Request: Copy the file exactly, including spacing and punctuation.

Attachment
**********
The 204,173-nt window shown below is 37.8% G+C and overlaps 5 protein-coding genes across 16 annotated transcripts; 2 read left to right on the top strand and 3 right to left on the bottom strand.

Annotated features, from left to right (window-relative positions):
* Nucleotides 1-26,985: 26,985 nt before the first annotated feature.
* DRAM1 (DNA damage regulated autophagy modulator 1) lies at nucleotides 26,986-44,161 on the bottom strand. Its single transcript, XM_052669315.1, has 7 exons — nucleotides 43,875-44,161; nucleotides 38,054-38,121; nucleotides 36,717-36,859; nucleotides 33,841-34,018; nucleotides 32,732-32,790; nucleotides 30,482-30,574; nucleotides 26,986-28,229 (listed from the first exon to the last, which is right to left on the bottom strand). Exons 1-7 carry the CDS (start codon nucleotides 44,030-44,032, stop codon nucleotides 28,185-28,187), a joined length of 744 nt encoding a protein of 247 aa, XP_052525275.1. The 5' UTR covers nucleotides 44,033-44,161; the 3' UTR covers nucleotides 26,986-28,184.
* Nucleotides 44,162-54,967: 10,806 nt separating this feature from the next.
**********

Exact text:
The 204,173-nt window shown below is 37.8% G+C and overlaps 5 protein-coding genes across 16 annotated transcripts; 2 read left to right on the top strand and 3 right to left on the bottom strand.

Annotated features, from left to right (window-relative positions):
* Nucleotides 1-26,985: 26,985 nt before the first annotated feature.
* DRAM1 (DNA damage regulated autophagy modulator 1) lies at nucleotides 26,986-44,161 on the bottom strand. Its single transcript, XM_052669315.1, has 7 exons — nucleotides 43,875-44,161; nucleotides 38,054-38,121; nucleotides 36,717-36,859; nucleotides 33,841-34,018; nucleotides 32,732-32,790; nucleotides 30,482-30,574; nucleotides 26,986-28,229 (listed from the first exon to the last, which is right to left on the bottom strand). Exons 1-7 carry the CDS (start codon nucleotides 44,030-44,032, stop codon nucleotides 28,185-28,187), a joined length of 744 nt encoding a protein of 247 aa, XP_052525275.1. The 5' UTR covers nucleotides 44,033-44,161; the 3' UTR covers nucleotides 26,986-28,184.
* Nucleotides 44,162-54,967: 10,806 nt separating this feature from the next.